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A Castle and Indian Gold in the Thumb

The Legend of Loosemore Castle

Great Lakes Beaches - From Pixabay CC0

There is a tale in some of the history papers of Michigan’s Upper Thumb that speaks of a hermit who owned a bit of land around what was called Loosemore point. Hugh Loosemore kept to himself. He collected driftwood along the beach from ships that had broken up near the point and it was plentiful. He started building what was described as a hotel-like structure along the shore. It supposedly had a ballroom and several floors. It must have reached impressive size as the locals began to call it Loosemore’s Castle.


Loosemore Point and Rock
Picture of Loosemore Point in 1959

Hugh Loosemore kept to himself. So the locals attributed all kinds thoughts of what his story was. A fugitive?, a pirate? To add to the mystery, it was widely thought that Loosemore’s property was burial site of ancient Indian Inca gold. The legend of his creation along with an Indian tale was highlighted in a 1932 book with a poem called Loosemore’s Castle.

At Loosemore’s Point, we are told,
Indians buried a pot of gold,
Pure gold by the Incas mined.
For some lucky person to find.

(Loosemore’s Point, End of the Rainbow)

A Lonely End

Sadly, local lore indicates Hugh Loosemore was found frozen to death in his large driftwood castle. However, we are unable to find any official records of Hugh Loosemore, despite being widely mentioned in antidotal histories by published researchers.


Doubtful Legend?

We have struggled to find a historical map with denoting Loosemore’s Point anywhere in Huron County. It’s mentioned in the Huron Times but with no absolute location. We are given a hint by the published stories of historian Florence McKinnon. She points to an area “three and half miles west of Port Crescent. In the Huron County Centennial book there is mention of Loosemore point and it’s story of a buried pot of gold. We are thinking that it’s today called Hat Point. Furthermore, it’s interesting to note that Loosemore Road offers a southern border of sorts for the area near Hat Point.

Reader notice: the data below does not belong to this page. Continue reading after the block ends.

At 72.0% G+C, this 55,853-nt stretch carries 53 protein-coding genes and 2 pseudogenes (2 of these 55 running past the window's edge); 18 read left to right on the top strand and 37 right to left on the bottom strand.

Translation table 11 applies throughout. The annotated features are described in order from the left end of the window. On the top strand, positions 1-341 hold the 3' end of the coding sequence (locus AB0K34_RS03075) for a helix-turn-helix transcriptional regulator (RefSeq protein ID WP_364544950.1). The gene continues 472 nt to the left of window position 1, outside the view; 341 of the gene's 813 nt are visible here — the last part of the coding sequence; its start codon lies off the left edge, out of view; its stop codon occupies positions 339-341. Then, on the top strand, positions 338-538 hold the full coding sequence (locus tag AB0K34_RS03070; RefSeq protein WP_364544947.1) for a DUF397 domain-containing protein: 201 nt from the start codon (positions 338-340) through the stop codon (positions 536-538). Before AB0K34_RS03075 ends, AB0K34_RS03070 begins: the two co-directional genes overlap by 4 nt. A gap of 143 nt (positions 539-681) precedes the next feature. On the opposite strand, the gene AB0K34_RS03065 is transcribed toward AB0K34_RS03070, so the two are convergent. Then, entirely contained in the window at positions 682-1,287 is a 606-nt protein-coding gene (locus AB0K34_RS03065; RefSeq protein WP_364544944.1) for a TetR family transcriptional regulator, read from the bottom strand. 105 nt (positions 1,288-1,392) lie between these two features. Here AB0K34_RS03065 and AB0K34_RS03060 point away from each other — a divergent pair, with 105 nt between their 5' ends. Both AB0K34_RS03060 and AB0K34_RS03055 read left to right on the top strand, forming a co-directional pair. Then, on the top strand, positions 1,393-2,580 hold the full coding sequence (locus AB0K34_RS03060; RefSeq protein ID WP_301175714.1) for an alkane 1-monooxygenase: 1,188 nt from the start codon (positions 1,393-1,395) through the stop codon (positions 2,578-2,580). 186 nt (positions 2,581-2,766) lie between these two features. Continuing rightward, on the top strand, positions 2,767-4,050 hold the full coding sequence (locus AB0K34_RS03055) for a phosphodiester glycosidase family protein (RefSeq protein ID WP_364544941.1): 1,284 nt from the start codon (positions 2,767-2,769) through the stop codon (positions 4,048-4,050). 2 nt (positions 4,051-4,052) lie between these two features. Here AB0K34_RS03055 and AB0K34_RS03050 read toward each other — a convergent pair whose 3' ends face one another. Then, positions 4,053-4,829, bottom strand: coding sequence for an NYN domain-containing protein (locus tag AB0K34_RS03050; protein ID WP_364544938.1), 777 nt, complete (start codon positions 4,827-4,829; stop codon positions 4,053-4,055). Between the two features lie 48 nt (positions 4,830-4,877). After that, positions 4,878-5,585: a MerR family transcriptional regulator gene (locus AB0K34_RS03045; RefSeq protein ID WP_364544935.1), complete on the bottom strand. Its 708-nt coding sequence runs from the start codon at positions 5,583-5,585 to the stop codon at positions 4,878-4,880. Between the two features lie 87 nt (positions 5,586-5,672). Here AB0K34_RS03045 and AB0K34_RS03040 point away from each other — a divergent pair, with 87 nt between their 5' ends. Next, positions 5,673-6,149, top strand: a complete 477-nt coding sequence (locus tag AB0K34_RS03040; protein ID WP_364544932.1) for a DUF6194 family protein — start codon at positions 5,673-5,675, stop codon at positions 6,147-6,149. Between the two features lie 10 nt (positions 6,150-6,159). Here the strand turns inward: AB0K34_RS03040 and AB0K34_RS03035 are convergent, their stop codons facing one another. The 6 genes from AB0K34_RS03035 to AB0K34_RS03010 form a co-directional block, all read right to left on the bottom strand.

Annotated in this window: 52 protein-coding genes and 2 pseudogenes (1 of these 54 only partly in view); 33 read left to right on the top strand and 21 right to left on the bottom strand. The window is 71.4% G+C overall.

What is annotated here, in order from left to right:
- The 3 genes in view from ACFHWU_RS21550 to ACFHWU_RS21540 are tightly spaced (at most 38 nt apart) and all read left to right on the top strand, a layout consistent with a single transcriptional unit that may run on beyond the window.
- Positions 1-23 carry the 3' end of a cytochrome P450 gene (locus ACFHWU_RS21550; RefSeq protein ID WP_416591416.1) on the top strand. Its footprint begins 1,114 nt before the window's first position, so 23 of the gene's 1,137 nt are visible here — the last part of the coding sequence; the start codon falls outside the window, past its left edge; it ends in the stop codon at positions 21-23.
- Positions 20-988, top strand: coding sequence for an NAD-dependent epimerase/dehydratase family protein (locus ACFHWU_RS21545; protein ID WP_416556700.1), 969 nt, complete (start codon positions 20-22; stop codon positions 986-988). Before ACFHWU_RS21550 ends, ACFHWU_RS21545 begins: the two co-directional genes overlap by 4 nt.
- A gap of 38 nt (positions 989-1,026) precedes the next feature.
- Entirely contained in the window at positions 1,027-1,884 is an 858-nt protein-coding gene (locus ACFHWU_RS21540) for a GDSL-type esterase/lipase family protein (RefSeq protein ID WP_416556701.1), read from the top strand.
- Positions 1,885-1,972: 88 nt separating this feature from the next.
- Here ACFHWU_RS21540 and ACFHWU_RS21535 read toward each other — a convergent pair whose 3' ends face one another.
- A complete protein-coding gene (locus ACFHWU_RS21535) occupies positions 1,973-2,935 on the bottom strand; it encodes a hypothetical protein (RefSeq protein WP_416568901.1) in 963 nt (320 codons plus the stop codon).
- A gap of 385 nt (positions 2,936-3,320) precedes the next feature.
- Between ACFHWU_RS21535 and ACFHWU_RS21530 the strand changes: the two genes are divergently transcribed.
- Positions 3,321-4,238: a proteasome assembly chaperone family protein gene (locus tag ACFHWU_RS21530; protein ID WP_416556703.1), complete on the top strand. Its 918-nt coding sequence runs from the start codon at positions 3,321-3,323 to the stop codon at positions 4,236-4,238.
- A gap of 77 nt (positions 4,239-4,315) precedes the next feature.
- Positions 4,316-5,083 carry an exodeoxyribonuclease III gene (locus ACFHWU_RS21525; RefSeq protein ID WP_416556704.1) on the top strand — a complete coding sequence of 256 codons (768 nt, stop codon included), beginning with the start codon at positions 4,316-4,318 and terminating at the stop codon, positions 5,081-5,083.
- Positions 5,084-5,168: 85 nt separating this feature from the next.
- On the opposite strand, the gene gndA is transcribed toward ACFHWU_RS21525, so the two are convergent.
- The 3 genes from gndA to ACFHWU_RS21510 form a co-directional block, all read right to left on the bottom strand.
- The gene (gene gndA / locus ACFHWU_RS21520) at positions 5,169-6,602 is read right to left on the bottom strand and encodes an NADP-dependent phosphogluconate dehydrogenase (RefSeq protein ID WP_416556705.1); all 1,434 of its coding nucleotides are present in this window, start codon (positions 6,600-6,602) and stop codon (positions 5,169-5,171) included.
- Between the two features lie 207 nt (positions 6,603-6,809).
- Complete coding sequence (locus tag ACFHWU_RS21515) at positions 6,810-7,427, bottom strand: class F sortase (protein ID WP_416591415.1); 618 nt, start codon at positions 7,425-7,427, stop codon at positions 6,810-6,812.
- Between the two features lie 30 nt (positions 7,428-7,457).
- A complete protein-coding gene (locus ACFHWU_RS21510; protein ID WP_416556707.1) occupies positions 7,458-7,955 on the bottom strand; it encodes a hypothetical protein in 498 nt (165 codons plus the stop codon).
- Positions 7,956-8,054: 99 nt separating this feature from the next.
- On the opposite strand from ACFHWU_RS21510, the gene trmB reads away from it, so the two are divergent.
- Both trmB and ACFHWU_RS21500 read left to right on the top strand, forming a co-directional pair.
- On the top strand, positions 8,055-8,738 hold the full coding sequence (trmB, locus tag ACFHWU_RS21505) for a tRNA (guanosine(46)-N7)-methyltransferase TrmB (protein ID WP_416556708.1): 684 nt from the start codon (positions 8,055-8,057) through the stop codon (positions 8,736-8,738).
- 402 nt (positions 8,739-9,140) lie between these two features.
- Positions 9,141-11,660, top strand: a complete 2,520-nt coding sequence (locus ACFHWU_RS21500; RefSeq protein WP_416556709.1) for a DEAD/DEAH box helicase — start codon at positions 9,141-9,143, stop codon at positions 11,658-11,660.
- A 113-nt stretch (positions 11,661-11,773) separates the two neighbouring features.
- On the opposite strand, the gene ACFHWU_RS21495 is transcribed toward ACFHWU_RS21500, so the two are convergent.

Hat-Point
Area Near Hat Point from Google Maps

But Hey, We Like a Good Legend

Despite the doubts we think there is a hint of truth to the saga. So, the next time you stop at Walt’s Meats, or Kreb’s Cottages or at Duggan’s Family Campground you may be only steps away from the site of a legendary driftwood castle and a fortune of buried Inca gold.


Sources

  • Pioneer history of Huron County, Michigan by Florence McKinnon Gwinn
  • Huron County: prose, poems and pictures / compiled by Chester A. Hey
  • Ancestery.com message board
  • It happened here one spring. Nelson, June
  • Featured Image – “Indian Chiefs” – Library & Archives Canada

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Mike Hardy

Author of a fun loving and event blog covering topics of the Upper Thumb of Michigan , the wind energy capital of the Great Lakes. Offering great trove of information on Wind Energy, Cheeseburger in Caseville, Saginaw Bay, Sailing.

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